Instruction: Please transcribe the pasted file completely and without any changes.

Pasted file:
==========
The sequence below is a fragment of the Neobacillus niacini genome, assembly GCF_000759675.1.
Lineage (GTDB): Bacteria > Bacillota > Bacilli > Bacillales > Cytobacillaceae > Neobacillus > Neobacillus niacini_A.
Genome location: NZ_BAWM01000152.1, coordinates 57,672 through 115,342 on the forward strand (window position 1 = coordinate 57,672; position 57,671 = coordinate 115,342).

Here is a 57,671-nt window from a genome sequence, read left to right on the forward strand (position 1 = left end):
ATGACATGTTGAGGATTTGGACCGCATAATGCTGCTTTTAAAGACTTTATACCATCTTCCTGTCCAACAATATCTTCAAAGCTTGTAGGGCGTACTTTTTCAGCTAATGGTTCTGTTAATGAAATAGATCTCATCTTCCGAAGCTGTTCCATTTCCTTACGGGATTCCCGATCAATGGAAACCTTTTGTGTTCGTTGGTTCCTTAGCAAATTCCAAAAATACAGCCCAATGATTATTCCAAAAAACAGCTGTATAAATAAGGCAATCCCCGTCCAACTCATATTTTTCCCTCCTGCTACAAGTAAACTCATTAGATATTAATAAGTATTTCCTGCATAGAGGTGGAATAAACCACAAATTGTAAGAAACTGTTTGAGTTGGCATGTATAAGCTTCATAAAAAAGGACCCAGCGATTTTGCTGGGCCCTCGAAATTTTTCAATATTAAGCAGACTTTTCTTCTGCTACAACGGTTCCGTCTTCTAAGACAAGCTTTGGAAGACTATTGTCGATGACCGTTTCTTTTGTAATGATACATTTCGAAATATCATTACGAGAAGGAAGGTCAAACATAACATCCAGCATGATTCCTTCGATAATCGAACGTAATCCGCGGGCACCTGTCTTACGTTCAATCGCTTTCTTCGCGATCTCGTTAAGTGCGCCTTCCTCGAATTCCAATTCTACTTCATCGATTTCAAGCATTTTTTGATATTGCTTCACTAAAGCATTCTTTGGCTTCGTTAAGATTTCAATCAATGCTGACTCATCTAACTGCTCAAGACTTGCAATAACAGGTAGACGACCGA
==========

The sequence below is a fragment of the Neobacillus niacini genome, assembly GCF_000759675.1.
Lineage (GTDB): Bacteria > Bacillota > Bacilli > Bacillales > Cytobacillaceae > Neobacillus > Neobacillus niacini_A.
Genome location: NZ_BAWM01000152.1, coordinates 57,672 through 115,342 on the forward strand (window position 1 = coordinate 57,672; position 57,671 = coordinate 115,342).

Here is a 57,671-nt window from a genome sequence, read left to right on the forward strand (position 1 = left end):
ATGACATGTTGAGGATTTGGACCGCATAATGCTGCTTTTAAAGACTTTATACCATCTTCCTGTCCAACAATATCTTCAAAGCTTGTAGGGCGTACTTTTTCAGCTAATGGTTCTGTTAATGAAATAGATCTCATCTTCCGAAGCTGTTCCATTTCCTTACGGGATTCCCGATCAATGGAAACCTTTTGTGTTCGTTGGTTCCTTAGCAAATTCCAAAAATACAGCCCAATGATTATTCCAAAAAACAGCTGTATAAATAAGGCAATCCCCGTCCAACTCATATTTTTCCCTCCTGCTACAAGTAAACTCATTAGATATTAATAAGTATTTCCTGCATAGAGGTGGAATAAACCACAAATTGTAAGAAACTGTTTGAGTTGGCATGTATAAGCTTCATAAAAAAGGACCCAGCGATTTTGCTGGGCCCTCGAAATTTTTCAATATTAAGCAGACTTTTCTTCTGCTACAACGGTTCCGTCTTCTAAGACAAGCTTTGGAAGACTATTGTCGATGACCGTTTCTTTTGTAATGATACATTTCGAAATATCATTACGAGAAGGAAGGTCAAACATAACATCCAGCATGATTCCTTCGATAATCGAACGTAATCCGCGGGCACCTGTCTTACGTTCAATCGCTTTCTTCGCGATCTCGTTAAGTGCGCCTTCCTCGAATTCCAATTCTACTTCATCGATTTCAAGCATTTTTTGATATTGCTTCACTAAAGCATTCTTTGGCTTCGTTAAGATTTCAATCAATGCTGACTCATCTAACTGCTCAAGACTTGCAATAACAGGTAGACGACCGA